تجزیه و تحلیل بهره وری بازار معاملات آتی شبه جزیره ایبری
|کد مقاله||سال انتشار||تعداد صفحات مقاله انگلیسی||ترجمه فارسی|
|13389||2009||14 صفحه PDF||سفارش دهید|
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Publisher : Elsevier - Science Direct (الزویر - ساینس دایرکت)
Journal : Energy Policy, Volume 37, Issue 9, September 2009, Pages 3566–3579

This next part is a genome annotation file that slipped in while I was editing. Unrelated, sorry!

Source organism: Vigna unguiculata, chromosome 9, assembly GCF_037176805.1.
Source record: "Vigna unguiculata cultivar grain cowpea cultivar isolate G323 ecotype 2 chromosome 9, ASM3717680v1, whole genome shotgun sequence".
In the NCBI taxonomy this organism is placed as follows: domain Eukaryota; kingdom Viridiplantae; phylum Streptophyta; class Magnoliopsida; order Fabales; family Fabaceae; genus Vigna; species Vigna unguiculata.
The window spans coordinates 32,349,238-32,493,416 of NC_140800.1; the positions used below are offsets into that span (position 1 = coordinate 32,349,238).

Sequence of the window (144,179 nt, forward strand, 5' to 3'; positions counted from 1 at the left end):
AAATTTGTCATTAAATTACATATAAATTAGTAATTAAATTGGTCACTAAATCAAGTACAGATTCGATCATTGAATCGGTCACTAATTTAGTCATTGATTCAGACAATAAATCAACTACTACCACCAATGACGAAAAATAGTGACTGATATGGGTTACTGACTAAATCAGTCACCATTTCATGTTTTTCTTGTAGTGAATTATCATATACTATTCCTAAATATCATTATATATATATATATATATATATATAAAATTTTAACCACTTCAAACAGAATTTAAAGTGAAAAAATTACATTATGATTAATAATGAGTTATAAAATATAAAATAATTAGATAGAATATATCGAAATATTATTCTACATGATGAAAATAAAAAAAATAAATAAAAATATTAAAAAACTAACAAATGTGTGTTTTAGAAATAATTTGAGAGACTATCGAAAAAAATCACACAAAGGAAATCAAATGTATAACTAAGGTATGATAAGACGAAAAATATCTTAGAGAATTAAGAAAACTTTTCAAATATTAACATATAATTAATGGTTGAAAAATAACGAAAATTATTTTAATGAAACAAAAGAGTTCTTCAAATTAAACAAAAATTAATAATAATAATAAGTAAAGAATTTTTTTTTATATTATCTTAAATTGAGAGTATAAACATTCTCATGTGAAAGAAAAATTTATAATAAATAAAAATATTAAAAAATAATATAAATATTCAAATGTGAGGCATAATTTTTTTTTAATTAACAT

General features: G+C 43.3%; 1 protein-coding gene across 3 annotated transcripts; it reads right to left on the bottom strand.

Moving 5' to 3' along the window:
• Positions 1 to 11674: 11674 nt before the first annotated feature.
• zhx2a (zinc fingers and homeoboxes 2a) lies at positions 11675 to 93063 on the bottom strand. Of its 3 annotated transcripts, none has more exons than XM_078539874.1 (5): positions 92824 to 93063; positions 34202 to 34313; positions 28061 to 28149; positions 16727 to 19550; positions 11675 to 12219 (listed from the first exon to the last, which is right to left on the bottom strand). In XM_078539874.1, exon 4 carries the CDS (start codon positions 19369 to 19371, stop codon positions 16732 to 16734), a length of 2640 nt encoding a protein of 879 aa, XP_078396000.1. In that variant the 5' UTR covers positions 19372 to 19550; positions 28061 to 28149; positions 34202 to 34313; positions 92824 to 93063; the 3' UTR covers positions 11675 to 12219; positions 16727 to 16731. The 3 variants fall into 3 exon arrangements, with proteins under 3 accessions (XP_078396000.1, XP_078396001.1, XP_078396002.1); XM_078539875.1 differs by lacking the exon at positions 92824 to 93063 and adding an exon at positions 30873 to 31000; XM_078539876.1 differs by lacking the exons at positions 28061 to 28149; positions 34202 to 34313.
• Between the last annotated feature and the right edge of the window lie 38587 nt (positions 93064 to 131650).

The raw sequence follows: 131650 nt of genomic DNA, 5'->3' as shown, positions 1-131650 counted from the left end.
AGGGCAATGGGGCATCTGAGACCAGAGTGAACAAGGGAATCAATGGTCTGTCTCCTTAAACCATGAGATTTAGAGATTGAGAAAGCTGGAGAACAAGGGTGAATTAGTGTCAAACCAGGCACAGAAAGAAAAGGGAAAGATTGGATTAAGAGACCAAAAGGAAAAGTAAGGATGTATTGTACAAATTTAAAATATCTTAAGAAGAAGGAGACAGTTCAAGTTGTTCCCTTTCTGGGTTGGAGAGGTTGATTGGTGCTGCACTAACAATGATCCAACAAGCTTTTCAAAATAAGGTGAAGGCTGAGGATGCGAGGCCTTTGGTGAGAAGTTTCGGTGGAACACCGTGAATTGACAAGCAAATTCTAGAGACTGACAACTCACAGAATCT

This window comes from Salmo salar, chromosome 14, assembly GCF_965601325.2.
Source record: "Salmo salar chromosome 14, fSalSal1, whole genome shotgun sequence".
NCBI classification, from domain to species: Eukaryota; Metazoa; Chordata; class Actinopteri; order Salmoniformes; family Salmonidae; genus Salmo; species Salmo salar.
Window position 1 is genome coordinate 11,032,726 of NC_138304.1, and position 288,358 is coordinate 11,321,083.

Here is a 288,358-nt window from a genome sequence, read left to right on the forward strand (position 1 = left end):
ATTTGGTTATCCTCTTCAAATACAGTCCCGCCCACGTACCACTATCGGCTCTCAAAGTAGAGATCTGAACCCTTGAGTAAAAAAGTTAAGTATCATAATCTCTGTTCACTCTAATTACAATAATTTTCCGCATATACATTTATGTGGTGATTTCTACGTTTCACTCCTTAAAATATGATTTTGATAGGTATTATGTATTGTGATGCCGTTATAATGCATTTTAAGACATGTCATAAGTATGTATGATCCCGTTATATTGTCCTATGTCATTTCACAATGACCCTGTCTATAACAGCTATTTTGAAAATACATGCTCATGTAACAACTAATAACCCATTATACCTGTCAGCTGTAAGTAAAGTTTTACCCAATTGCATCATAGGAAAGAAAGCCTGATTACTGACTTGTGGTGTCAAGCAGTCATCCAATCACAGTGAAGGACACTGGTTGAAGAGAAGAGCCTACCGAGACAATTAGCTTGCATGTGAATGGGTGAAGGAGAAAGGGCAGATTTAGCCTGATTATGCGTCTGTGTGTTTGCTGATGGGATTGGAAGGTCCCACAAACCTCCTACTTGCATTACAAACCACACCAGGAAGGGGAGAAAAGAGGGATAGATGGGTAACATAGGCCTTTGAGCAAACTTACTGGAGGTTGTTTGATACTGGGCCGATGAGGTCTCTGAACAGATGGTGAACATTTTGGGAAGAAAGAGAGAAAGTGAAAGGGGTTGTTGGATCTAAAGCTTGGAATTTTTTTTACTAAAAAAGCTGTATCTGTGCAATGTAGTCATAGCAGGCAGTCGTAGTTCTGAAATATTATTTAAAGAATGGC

Market efficiency is analysed for the Iberian Power Futures Market and other European Power Markets, as well as other fuel markets through evaluation of ex-post Forward Risk Premium. The equilibrium price from compulsory call auctions for distribution companies within the framework of the Iberian Power Futures Market is not optimal for remuneration purposes as it seems to be slightly upward biased. In the period considered (August 2006–July 2008), monthly futures contracts behave similarly to quarterly contracts. Average risk premia have been positive in power and natural gas markets but negative in oil and coal markets. Different hypotheses are tested regarding increasing volatility with maturity and regarding Forward Risk Premium variations (decreasing with variance of spot prices during delivery period and increasing with skewness of spot prices during delivery period). Enlarged data sets are recommended for stronger test results. Energy markets tend to show limited levels of market efficiency. Regarding the emerging Iberian Power Futures Market, price efficiency is improved with market development of all the coexistent forward contracting mechanisms and with further integration of European Regional Electricity Markets.